This afternoon The Forest Unseen and Jay Leutze’s Stand Up That Mountain were awarded the Reed Environmental Writing Award. This award is given by the Southern Environmental Law Center in recognition of books that address the changing southern environment, especially the relationships between humans and the rest of the community of life. Undoubtedly many readers of this blog will know that SELC has been, for more than twenty five years, an extraordinarily effective voice for the protection of land, air and water in the southeastern U. S. I therefore feel particularly honored and humbled to be recognized by the Reed Award.
It also gives me special pleasure to share the award with Jay Leutze. Jay and I met just a few weeks ago when he gave a reading at Sewanee. (I dragged him out in the rain to look for woodcock displays, to no avail, a cold Sewanee baptism.) Jay’s book describes a years-long struggle to keep a huge open-pit mine away from the Appalachian Trail and a local community. At least, that is what the book is about on the surface. But along with the gripping storyline comes a portrait of the people involved in the case: neighbors who’ve lived on the mountainside for generations, lawyers and judges of all stripes, a motley collection of professional and home-spun conservationists, tireless and sometimes tiresome state officials, and a lively cast of other characters ranging from unsung saints to deluded drunks. Jay uses his considerable talent as a writer to interweave these tales with beautiful descriptions of the history and ecology of the landscape. Let me rephrase that. The tales are not interwoven, but so tightly connected that the strands cannot be teased apart. Stand Up That Mountain is full of memorable images and tells a fascinating story. I highly recommend it. And if you have a chance to hear Jay speak, grab the opportunity. He’s a great speaker and, I now know, a tough act to follow.
The Southern Environmental Law Center’s work is not usually thought of as “art” or “literature,” but it struck me during my visit that theirs is a high form of writing. By integrating love for the land, deep intellectual analysis, massive amounts of hard work, and a long list of creative partnerships, SELC scribes works of lasting beauty on the land, in the air, through the water, and into our communities. Their words are etched deep and form the stories that future generations will read and live by. Noble literature, for all.
Some news about Cudzoo Farm and The Forest Unseen:
Sarah has opened a new page on her soap website for sales and specials. These special prices on organic goat-milk soaps will be offered only intermittently, so I encourage you to investigate them now. Currently, she has a Five-for-four Special and an Ugly Duckling Assortment. Great soaps, fabulous prices: from our hard-working herd of goat princesses.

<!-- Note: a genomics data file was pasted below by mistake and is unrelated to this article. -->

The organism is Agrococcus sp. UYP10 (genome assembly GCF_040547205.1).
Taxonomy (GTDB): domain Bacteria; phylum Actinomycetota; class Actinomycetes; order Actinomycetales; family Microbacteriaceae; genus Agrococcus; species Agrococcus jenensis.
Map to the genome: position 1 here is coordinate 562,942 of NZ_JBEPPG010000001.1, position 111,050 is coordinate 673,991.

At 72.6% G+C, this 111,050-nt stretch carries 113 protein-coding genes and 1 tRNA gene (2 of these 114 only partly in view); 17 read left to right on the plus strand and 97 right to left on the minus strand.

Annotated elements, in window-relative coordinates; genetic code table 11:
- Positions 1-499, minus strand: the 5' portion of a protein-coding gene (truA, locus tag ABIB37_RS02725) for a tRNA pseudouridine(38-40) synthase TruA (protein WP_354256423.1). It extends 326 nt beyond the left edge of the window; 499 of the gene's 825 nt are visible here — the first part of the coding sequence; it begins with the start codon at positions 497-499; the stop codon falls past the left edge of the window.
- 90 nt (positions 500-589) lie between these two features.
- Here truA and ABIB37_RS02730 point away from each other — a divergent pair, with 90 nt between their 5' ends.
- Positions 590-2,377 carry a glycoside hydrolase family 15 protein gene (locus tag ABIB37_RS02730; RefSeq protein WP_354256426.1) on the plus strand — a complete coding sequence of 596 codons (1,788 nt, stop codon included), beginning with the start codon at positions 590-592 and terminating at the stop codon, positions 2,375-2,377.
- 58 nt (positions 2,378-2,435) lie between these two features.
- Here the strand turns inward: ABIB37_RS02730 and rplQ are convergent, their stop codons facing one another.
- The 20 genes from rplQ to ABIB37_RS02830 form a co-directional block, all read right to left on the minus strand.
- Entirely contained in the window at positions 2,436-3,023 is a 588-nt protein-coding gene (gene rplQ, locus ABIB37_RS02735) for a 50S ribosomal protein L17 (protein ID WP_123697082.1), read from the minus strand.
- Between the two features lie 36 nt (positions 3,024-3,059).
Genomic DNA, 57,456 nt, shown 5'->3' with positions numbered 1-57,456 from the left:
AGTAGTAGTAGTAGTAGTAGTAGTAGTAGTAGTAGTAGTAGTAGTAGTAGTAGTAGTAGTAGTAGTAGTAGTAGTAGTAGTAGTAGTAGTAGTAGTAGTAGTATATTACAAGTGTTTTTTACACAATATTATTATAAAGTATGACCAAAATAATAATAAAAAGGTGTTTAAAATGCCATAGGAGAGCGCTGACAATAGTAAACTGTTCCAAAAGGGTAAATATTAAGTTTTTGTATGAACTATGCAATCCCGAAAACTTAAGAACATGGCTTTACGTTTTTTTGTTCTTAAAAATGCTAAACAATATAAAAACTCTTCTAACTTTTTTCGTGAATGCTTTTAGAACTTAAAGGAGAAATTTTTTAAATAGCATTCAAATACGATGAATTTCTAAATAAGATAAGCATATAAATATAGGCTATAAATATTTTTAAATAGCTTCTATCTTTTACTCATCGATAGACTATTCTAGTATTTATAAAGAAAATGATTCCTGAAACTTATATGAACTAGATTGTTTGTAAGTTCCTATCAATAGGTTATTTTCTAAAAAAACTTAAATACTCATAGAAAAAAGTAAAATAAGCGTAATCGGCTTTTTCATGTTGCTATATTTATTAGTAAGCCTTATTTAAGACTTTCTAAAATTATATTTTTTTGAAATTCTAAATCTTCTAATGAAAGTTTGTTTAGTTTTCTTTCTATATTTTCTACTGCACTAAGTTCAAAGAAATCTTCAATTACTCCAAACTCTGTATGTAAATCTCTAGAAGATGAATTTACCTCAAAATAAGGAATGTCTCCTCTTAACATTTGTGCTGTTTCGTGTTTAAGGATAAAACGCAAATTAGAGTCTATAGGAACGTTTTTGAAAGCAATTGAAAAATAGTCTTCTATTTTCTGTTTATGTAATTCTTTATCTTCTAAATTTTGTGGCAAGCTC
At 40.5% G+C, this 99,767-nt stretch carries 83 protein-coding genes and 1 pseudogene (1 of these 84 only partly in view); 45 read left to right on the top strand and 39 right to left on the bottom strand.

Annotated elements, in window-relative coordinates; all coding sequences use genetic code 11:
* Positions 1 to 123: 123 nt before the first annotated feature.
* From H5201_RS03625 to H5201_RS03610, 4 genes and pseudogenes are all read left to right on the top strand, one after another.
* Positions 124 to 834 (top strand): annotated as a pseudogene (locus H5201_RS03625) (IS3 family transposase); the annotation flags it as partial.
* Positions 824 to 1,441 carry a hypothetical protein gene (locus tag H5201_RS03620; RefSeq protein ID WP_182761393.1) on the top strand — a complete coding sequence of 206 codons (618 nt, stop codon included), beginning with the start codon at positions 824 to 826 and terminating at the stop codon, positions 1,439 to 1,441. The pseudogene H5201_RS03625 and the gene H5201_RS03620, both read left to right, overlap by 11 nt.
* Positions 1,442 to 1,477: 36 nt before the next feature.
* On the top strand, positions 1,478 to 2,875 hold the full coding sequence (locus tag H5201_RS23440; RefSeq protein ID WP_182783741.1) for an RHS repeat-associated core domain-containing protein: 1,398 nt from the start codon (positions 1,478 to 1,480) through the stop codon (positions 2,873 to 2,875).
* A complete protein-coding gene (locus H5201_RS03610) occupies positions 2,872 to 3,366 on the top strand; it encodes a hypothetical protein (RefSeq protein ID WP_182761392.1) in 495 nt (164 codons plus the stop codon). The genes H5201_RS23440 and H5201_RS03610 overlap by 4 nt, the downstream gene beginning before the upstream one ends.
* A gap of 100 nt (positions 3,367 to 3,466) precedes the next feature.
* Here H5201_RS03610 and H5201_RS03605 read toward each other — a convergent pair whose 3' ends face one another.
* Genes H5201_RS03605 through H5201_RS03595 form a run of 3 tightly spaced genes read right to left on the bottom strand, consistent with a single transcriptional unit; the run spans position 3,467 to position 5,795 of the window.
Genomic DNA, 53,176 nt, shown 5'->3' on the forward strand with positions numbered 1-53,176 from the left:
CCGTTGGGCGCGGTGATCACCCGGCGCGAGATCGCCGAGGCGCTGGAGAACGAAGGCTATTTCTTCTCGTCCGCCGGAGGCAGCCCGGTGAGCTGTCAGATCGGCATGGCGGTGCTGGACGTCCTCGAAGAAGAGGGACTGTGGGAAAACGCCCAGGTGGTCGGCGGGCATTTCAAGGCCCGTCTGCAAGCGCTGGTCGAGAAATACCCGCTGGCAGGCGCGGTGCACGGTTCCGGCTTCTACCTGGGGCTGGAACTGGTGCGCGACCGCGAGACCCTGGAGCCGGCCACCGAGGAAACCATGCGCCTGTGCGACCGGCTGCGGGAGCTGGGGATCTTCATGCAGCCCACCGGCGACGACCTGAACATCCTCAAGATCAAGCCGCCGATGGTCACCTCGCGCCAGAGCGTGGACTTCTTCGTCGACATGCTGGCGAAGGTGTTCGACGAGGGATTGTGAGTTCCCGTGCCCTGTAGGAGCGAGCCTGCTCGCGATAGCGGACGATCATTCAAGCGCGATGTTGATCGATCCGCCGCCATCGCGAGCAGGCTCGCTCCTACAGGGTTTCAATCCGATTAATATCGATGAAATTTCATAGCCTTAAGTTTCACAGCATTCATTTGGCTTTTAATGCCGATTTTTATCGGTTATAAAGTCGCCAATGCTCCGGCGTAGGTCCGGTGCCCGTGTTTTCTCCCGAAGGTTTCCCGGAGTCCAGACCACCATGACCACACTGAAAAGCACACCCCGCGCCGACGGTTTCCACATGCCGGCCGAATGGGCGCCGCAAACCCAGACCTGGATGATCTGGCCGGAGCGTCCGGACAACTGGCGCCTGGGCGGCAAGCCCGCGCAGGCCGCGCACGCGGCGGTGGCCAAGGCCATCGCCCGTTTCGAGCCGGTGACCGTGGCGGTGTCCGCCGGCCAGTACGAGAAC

From soaps to books. The Times (London) has published a list of recommended reading for Lent. I was surprised and delighted that Jane Shaw, Dean of Grace Cathedral, San Francisco, chose The Forest Unseen. She writes that the book “is not a religious book, but [Haskell’s] careful observation of a one-square-metre patch of Tennessee forest over a year teaches us something vital about training our attention on the world around us, to see what we usually miss. That sense of attention and focus is central to all Lenten practices.” Is there a parallel between the study of natural history and the Lenten disciplines? This is an interesting idea. Within their own traditions they are both seen as practices that help us to pay attention to what matters: snails on one hand, the divine on the other (and a few of us think that some snails are themselves simply divine). Both practices are also often misunderstood as dour and outdated (Lent? Names of birds? How Victorian…), yet they have within them the potential for unrivaled connection to the world beyond and within ourselves (if such worlds exist, of course…). I’m intrigued by this Lenten connection and honored to have The Forest Unseen highlighted as helpful to those engaged in meditative practices.
I’ve also received some other good news about the book. A French translation will shortly be underway, joining ongoing translations into Japanese, Korean, and Chinese. I grew up in France and I’m especially happy that the book will be available to French readers. Schools in France used to (and maybe still do) celebrate the work of Jean-Henri Fabre, a close observer of the ecology of his home and prolific author. So I hope that my approach might fall on some ready ears, even if mine is a vastly more modest contribution (in many ways) than that of Fabre.
Last, readers of Ramble might be interested to know that this is the weekend of the Great Backyard Bird Count. From Feb 15-18 we’re all encouraged to submit checklists of the birds that we see in our neighborhoods. Last year the count collected over one hundred thousand checklists (!) comprising 17.4 million individual bird observations: a rich source of data on the populations of North American birds. This year the project has gone global and is connected to ebird.org, an amazing site that “crowd-sources” data (hundreds of millions of observations to date) about birds. So our bird sightings are now both rewarding for us as individuals and they can contribute to a better understanding of global ecological patterns. I encourage you to participate. The count is set up for non-specialists including beginning birders, so do not feel that you have to be an “expert” in order to join the project.